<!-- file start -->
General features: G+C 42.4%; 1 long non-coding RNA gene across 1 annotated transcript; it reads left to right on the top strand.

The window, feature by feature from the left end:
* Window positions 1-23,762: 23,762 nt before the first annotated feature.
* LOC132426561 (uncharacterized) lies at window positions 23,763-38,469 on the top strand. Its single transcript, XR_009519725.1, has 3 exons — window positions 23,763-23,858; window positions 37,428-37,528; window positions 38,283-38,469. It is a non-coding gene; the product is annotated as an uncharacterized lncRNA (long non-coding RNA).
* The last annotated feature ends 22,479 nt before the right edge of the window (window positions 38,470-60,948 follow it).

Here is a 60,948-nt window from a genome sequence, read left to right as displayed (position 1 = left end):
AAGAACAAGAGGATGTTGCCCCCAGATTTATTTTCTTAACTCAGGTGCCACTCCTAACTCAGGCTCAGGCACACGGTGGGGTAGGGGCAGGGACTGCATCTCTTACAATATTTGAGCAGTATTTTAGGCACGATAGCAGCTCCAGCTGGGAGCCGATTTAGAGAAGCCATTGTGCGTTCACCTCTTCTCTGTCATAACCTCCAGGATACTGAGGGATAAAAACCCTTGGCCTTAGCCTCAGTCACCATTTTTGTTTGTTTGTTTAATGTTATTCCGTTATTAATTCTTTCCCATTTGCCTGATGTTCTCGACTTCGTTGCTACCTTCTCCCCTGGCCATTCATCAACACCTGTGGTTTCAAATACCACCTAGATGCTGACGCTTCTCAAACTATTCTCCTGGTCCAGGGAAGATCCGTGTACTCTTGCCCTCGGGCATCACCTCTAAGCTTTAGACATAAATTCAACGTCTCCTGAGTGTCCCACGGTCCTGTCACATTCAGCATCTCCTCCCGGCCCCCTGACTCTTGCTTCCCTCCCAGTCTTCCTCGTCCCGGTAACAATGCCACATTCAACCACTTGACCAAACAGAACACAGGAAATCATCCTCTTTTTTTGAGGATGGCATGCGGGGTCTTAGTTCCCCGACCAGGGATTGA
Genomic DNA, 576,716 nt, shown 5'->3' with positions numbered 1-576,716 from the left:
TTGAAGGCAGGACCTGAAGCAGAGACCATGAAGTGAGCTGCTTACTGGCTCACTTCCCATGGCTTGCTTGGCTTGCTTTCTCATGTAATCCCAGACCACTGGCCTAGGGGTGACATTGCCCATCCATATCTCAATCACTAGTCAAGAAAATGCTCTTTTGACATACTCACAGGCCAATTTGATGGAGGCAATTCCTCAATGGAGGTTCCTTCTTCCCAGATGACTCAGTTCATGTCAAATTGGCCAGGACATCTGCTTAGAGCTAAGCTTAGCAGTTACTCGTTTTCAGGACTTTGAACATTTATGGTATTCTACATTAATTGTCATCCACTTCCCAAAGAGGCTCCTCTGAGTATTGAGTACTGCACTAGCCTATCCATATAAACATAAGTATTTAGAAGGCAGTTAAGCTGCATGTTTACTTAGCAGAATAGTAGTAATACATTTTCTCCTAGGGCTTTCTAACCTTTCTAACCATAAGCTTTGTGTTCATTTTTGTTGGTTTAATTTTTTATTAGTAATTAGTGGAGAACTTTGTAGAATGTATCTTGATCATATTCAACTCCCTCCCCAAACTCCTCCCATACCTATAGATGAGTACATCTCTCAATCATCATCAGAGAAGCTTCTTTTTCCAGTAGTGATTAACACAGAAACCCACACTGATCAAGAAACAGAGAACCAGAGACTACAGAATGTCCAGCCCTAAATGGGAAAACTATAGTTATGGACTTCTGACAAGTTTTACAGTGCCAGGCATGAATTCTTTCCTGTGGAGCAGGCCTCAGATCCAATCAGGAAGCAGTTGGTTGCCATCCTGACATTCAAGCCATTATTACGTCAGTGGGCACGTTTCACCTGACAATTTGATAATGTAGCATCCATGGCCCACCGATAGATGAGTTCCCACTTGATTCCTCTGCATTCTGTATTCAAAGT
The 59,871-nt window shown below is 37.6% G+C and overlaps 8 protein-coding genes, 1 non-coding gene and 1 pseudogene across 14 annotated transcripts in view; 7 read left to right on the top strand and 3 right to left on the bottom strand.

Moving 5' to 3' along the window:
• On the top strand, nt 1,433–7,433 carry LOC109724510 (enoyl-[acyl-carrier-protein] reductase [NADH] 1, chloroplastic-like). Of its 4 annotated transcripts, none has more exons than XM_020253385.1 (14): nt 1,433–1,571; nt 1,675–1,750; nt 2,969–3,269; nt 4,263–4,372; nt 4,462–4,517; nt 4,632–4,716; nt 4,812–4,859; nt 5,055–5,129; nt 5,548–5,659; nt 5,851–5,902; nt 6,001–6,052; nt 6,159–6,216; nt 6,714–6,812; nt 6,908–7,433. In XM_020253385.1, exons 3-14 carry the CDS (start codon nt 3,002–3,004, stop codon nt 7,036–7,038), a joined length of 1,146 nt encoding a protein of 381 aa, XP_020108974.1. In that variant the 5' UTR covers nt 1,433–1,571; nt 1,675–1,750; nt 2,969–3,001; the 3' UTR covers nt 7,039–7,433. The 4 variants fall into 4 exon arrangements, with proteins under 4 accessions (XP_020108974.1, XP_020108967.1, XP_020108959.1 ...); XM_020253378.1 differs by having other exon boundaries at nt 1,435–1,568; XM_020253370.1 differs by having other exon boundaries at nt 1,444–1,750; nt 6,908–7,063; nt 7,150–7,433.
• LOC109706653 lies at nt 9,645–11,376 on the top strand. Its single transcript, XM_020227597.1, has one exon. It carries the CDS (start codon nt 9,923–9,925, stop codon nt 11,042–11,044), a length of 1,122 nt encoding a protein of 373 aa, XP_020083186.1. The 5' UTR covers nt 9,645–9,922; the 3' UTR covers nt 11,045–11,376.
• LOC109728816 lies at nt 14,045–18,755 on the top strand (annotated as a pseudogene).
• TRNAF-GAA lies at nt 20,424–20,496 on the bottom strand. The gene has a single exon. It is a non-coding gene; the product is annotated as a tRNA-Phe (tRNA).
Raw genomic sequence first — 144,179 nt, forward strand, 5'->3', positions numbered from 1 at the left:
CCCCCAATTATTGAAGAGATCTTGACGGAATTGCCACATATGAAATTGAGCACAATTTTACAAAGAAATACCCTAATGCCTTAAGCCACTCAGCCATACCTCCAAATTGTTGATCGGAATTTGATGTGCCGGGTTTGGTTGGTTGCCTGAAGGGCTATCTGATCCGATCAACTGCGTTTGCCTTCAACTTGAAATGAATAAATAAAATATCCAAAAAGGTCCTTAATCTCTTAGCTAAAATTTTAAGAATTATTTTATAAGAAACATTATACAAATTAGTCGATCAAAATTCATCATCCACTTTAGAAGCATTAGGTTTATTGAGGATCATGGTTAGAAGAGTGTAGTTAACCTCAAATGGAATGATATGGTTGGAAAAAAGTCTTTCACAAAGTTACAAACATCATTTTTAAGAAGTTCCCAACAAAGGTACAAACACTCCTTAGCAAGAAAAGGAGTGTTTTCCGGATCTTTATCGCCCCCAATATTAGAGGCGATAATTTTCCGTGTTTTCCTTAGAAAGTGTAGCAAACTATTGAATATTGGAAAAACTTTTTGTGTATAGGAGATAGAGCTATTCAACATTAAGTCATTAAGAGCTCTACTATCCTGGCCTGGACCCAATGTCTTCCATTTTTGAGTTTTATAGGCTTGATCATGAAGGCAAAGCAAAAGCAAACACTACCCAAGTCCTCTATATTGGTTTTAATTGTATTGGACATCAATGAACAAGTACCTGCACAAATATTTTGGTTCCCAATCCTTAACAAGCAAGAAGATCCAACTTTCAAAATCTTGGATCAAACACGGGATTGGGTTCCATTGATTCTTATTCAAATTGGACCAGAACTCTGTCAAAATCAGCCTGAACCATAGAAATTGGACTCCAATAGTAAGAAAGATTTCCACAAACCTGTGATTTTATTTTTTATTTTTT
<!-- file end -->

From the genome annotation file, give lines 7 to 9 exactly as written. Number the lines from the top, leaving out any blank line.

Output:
AAGAACAAGAGGATGTTGCCCCCAGATTTATTTTCTTAACTCAGGTGCCACTCCTAACTCAGGCTCAGGCACACGGTGGGGTAGGGGCAGGGACTGCATCTCTTACAATATTTGAGCAGTATTTTAGGCACGATAGCAGCTCCAGCTGGGAGCCGATTTAGAGAAGCCATTGTGCGTTCACCTCTTCTCTGTCATAACCTCCAGGATACTGAGGGATAAAAACCCTTGGCCTTAGCCTCAGTCACCATTTTTGTTTGTTTGTTTAATGTTATTCCGTTATTAATTCTTTCCCATTTGCCTGATGTTCTCGACTTCGTTGCTACCTTCTCCCCTGGCCATTCATCAACACCTGTGGTTTCAAATACCACCTAGATGCTGACGCTTCTCAAACTATTCTCCTGGTCCAGGGAAGATCCGTGTACTCTTGCCCTCGGGCATCACCTCTAAGCTTTAGACATAAATTCAACGTCTCCTGAGTGTCCCACGGTCCTGTCACATTCAGCATCTCCTCCCGGCCCCCTGACTCTTGCTTCCCTCCCAGTCTTCCTCGTCCCGGTAACAATGCCACATTCAACCACTTGACCAAACAGAACACAGGAAATCATCCTCTTTTTTTGAGGATGGCATGCGGGGTCTTAGTTCCCCGACCAGGGATTGA
Genomic DNA, 576,716 nt, shown 5'->3' with positions numbered 1-576,716 from the left:
TTGAAGGCAGGACCTGAAGCAGAGACCATGAAGTGAGCTGCTTACTGGCTCACTTCCCATGGCTTGCTTGGCTTGCTTTCTCATGTAATCCCAGACCACTGGCCTAGGGGTGACATTGCCCATCCATATCTCAATCACTAGTCAAGAAAATGCTCTTTTGACATACTCACAGGCCAATTTGATGGAGGCAATTCCTCAATGGAGGTTCCTTCTTCCCAGATGACTCAGTTCATGTCAAATTGGCCAGGACATCTGCTTAGAGCTAAGCTTAGCAGTTACTCGTTTTCAGGACTTTGAACATTTATGGTATTCTACATTAATTGTCATCCACTTCCCAAAGAGGCTCCTCTGAGTATTGAGTACTGCACTAGCCTATCCATATAAACATAAGTATTTAGAAGGCAGTTAAGCTGCATGTTTACTTAGCAGAATAGTAGTAATACATTTTCTCCTAGGGCTTTCTAACCTTTCTAACCATAAGCTTTGTGTTCATTTTTGTTGGTTTAATTTTTTATTAGTAATTAGTGGAGAACTTTGTAGAATGTATCTTGATCATATTCAACTCCCTCCCCAAACTCCTCCCATACCTATAGATGAGTACATCTCTCAATCATCATCAGAGAAGCTTCTTTTTCCAGTAGTGATTAACACAGAAACCCACACTGATCAAGAAACAGAGAACCAGAGACTACAGAATGTCCAGCCCTAAATGGGAAAACTATAGTTATGGACTTCTGACAAGTTTTACAGTGCCAGGCATGAATTCTTTCCTGTGGAGCAGGCCTCAGATCCAATCAGGAAGCAGTTGGTTGCCATCCTGACATTCAAGCCATTATTACGTCAGTGGGCACGTTTCACCTGACAATTTGATAATGTAGCATCCATGGCCCACCGATAGATGAGTTCCCACTTGATTCCTCTGCATTCTGTATTCAAAGT